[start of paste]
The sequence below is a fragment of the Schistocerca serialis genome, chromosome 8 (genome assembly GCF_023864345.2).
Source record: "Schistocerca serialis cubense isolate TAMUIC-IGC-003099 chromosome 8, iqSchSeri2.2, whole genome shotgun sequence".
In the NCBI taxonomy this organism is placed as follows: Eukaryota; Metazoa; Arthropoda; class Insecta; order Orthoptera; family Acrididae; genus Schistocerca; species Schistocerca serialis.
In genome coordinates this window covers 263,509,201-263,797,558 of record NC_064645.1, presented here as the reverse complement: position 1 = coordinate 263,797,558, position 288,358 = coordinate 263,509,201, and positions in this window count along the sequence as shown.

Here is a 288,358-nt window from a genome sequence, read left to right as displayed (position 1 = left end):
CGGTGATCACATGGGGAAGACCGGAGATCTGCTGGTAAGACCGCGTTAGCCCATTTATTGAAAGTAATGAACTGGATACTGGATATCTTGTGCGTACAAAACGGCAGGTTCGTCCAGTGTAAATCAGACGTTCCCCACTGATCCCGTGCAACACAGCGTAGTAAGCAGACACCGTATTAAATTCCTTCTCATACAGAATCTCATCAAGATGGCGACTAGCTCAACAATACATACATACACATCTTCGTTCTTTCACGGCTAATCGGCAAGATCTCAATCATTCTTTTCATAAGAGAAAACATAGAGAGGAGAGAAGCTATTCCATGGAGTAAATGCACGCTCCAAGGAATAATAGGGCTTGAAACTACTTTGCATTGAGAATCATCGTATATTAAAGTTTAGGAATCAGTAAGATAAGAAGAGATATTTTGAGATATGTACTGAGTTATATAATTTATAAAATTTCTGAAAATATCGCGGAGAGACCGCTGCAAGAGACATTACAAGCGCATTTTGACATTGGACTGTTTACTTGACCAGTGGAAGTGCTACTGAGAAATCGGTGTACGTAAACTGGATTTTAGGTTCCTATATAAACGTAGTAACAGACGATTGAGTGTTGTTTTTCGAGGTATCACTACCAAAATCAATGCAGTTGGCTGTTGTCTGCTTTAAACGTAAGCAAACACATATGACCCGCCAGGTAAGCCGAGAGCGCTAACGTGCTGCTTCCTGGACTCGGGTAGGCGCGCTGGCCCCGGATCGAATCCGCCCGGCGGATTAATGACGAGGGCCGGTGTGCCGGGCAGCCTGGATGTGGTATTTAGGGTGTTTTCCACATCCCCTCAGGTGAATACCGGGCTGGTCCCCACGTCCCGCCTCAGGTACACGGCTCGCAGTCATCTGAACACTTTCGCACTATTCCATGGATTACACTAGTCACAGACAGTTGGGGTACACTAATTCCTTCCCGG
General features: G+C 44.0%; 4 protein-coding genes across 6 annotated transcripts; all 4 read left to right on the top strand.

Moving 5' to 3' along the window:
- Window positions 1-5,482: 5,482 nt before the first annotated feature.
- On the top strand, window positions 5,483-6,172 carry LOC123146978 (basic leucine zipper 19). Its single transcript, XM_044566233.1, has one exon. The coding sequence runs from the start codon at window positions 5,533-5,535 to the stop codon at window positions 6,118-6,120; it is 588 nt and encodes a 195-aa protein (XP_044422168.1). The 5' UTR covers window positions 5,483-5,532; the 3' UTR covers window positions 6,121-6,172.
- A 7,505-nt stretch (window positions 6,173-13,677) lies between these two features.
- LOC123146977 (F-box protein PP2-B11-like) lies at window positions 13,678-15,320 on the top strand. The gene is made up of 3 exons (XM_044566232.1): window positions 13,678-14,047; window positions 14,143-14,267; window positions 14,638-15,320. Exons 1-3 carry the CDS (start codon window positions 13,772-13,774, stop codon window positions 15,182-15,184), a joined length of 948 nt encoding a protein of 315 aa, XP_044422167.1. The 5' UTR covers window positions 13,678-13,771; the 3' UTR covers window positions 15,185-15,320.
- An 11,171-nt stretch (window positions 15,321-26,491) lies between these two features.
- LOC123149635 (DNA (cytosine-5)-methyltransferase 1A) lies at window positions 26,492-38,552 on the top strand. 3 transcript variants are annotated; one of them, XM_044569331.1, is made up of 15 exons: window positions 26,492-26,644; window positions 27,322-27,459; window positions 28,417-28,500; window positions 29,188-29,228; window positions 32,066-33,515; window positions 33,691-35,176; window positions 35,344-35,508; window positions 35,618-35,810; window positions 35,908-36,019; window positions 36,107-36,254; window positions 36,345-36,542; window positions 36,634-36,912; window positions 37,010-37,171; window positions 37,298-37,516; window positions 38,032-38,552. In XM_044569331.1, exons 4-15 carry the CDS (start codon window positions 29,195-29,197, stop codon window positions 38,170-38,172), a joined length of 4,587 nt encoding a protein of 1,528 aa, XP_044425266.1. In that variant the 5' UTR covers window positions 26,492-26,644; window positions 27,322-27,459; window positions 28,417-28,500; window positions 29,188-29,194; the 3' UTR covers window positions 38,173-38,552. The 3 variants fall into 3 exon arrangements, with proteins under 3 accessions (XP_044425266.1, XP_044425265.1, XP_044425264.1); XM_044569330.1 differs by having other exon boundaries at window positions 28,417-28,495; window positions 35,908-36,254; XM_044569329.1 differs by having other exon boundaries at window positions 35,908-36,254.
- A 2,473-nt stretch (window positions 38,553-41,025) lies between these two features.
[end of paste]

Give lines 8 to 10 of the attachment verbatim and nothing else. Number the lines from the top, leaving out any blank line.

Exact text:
Moving 5' to 3' along the window:
- Window positions 1-5,482: 5,482 nt before the first annotated feature.
- On the top strand, window positions 5,483-6,172 carry LOC123146978 (basic leucine zipper 19). Its single transcript, XM_044566233.1, has one exon. The coding sequence runs from the start codon at window positions 5,533-5,535 to the stop codon at window positions 6,118-6,120; it is 588 nt and encodes a 195-aa protein (XP_044422168.1). The 5' UTR covers window positions 5,483-5,532; the 3' UTR covers window positions 6,121-6,172.